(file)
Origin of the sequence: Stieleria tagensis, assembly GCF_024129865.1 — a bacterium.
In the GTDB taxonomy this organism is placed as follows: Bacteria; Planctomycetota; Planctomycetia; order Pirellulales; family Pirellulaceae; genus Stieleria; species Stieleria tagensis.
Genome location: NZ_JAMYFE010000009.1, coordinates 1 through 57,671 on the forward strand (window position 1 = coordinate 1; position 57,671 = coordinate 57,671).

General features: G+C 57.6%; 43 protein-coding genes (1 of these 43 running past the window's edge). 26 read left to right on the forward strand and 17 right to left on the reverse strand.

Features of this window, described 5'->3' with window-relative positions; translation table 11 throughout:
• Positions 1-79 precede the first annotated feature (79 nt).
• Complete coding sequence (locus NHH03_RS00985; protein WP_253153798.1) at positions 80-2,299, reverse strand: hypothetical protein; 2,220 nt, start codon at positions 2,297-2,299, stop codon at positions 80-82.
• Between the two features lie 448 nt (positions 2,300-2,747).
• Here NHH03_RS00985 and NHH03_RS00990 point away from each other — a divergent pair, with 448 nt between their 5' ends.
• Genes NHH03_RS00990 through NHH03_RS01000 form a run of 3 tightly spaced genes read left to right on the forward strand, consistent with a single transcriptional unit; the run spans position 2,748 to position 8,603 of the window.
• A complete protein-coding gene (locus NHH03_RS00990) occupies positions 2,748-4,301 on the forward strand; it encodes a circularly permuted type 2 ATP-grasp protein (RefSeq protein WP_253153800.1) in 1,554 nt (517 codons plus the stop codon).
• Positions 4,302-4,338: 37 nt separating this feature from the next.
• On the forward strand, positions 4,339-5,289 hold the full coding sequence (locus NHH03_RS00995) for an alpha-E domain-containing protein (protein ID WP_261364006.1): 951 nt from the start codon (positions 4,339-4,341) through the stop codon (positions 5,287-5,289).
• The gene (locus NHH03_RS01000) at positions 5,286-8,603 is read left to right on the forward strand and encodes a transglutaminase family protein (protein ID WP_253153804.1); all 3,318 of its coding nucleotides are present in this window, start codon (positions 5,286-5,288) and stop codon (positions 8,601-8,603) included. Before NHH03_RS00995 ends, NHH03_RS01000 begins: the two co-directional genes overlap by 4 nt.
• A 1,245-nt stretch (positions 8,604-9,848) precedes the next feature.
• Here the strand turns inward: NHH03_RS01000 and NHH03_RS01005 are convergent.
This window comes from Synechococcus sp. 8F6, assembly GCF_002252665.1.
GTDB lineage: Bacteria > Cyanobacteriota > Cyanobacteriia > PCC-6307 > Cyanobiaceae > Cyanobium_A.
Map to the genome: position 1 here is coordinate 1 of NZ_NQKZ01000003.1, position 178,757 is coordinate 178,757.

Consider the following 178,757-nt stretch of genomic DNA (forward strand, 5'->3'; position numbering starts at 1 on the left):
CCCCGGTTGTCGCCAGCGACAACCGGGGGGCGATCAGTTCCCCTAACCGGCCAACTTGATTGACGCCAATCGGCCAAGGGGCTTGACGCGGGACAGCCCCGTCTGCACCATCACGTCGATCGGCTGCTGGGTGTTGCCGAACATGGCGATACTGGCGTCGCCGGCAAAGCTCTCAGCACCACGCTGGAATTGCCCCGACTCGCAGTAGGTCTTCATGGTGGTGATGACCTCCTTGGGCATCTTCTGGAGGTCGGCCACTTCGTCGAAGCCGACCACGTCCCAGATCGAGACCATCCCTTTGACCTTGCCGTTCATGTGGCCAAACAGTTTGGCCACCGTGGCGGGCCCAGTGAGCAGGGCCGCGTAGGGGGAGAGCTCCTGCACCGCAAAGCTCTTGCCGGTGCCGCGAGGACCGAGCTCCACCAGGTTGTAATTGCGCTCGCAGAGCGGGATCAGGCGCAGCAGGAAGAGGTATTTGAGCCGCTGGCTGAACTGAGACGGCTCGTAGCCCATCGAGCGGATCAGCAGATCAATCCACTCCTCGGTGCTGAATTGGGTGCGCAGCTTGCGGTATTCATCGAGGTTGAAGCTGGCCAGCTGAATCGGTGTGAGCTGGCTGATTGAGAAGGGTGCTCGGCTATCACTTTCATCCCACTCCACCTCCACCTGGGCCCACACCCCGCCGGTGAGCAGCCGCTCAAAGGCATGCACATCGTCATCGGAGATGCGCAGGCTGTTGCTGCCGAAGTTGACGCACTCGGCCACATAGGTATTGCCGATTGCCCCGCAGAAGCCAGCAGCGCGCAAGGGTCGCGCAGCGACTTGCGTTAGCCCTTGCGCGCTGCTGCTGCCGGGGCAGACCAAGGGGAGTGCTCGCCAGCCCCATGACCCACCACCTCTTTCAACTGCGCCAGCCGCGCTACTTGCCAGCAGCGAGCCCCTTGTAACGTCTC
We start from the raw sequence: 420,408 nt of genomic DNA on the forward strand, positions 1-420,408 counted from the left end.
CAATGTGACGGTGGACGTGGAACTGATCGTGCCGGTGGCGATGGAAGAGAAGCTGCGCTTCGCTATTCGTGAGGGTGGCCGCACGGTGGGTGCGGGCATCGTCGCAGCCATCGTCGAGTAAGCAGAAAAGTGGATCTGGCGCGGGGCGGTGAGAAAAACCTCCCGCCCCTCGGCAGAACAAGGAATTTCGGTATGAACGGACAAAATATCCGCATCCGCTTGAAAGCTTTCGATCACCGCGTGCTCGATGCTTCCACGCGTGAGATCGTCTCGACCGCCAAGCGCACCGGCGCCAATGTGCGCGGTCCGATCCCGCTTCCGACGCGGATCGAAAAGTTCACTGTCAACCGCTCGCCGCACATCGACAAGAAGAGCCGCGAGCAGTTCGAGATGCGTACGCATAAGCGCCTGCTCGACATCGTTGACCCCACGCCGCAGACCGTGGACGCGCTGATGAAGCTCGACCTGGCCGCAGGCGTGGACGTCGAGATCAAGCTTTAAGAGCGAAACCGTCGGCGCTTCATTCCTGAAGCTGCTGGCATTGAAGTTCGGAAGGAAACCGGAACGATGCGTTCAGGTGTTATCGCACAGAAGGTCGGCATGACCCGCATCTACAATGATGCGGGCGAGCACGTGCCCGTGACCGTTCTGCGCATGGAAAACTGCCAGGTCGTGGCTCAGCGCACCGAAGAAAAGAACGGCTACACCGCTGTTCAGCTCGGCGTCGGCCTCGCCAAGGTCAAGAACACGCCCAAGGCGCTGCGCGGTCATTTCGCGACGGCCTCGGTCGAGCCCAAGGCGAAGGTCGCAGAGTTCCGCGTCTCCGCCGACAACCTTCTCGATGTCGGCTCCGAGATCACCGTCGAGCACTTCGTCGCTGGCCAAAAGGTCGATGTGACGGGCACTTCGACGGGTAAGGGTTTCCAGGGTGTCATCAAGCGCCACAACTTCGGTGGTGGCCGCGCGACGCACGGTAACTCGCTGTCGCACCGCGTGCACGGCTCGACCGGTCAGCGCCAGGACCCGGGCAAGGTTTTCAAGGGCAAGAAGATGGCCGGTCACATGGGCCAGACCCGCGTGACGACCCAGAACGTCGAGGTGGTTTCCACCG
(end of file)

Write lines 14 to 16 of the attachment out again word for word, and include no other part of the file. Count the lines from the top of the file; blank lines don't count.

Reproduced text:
• The gene (locus NHH03_RS01000) at positions 5,286-8,603 is read left to right on the forward strand and encodes a transglutaminase family protein (protein ID WP_253153804.1); all 3,318 of its coding nucleotides are present in this window, start codon (positions 5,286-5,288) and stop codon (positions 8,601-8,603) included. Before NHH03_RS00995 ends, NHH03_RS01000 begins: the two co-directional genes overlap by 4 nt.
• A 1,245-nt stretch (positions 8,604-9,848) precedes the next feature.
• Here the strand turns inward: NHH03_RS01000 and NHH03_RS01005 are convergent.